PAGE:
tax laws defeated in the legislature
declared the present, law if a "farce."
One committee member, Senator
George N. Higgins, Ferndale Repub-
iin c "iJ 'inU ytr ,n " Ila ",n iu, wu

Student Offices of the Union not later
than Monday afternoon.- Any man in
the aforementioned schools who sat-
isfies the University eligibility stand-
ards may petition for office.' Peti-
tions should state the candidate's
qualifications, his experience in extra-
curricular activities and the platform
he would uphold if elected to the
The Union Board of Directors is a
student-faculty-alumni body which
acts as an overall co-ordinator of
Union activities. Working in con-
junction with the student Union Ex-
ecutive Council, it is instrumental in
forming the policy and determining
the program of the Union.
Two Vacancies
There are normally six vice-presi-
dents, one each representing the
schools of Literature, Engineering,
Medicine, Dentistry, Law and the
combined schools. The two vacan-
cies on the Board which will be filled
in the coming election are caused
by the retirement of vice-presidents
G. R. Keene of the Law school and
R. O. Beatty, USMC, of the Forestry
school, representing the combined
The election will be carried out
according to the new campus elec-
tion rules adopted by the Men's Judi-
ciary Council last term. A statement
of the qualifications and program of
each of the candidates will be print-
ed in The Daily next week.
Gordon Leaves
Large Fortune
Uiversity ay Gain
ront lerrs of Will
DETROIT. March 1 4--(1P)-Terms
of the will of James C. Gordon, found-
er and president of the Gordon Bak-
ing Co., provide for creation of a
charitable foundation worth between
$5,000,000 and $10,000,000 probate
judge Joseph A. Murphy announcec
Gordon, who died March 5, left
$500,000 to his widow and another
$750,000 in trust for her. The re-
niainder of the estate is to become the
Josephine E. Gordon Foundatior
which the will directs is to be organ.
ized and operated exclusively foi
charitable or educational purposes.
If Mrs. Gordon does not wish to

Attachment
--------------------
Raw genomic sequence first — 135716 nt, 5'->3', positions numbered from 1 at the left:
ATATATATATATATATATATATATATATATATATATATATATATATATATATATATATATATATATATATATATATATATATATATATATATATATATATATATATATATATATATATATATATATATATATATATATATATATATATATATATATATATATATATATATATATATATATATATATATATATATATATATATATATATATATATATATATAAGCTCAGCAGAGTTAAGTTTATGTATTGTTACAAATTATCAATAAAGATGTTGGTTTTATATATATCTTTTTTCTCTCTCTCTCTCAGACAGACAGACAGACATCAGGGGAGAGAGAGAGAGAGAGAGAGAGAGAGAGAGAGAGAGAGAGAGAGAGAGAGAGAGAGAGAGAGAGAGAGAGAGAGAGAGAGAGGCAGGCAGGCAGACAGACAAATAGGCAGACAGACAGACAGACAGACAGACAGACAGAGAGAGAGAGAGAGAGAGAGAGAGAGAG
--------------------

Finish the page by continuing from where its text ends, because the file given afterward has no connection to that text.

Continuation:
establish the foundation, the will pro-
vides she cat) give it to any or all o:
the following organizations; Chil-
dren's Hospital of Michigan, Michi-
gan Children's Aid Society, Univer-
sity of Michigan, or to any other cor-
poration which is organized for reli-
gious, charitable, or scientific pur-
Wagner Addresses

Rev. Loucks To Open Series;
Inter-Guild Sponsors Program

lican saict -maybe," he said', -we
Medause Langevin, 600-pound Uni- would be smart to repeal this law and
4 ersity Hospital patient died of an open the department's records to lout
acute cardiac condition today. Lange- cal assessing officials. Then we
vin, 39 years old, had been confined probably would get the amount of
to 'U' Hospital since March 1. money we are supposed to get."
Old Glo ryFormallyRalised on
Iwo Jima by Adinral N hnutz


Post-War Council
Will Meet Today
Students who are interested in
affiliating with the Post-War
Council are asked to attend the
first meeting of the term to be held
at 4:30 p. m. today at the Michi-
gam Union.
Plans for the term, to include a
series of panels, movies alid lec-
tures will be discussed at the meet-
ing and officers will be elected.
Past Proves To
Be Profitable
(P)-For Pfc. David Lawler of Rud-
yard, Mich., civilian hunting experi-
ence came in handy when it came
to hunting Japs in the jungles of
the Netherlands East Indies.
Pfc. Lawler, who is with a rifle
company that is part of a veteran
infantry division, got his share of the
Japs before one of the opposing bul-
lets got him.
For his combat efforts, the Michi-
gan soldier was awarded the Purple
Heart by the commanding general
of the division, with which he has
been serving overseas for 19 months.
Pfc. Lawler was with an attacking
force driving the Japs from a Pacific
island. In the first push the rangy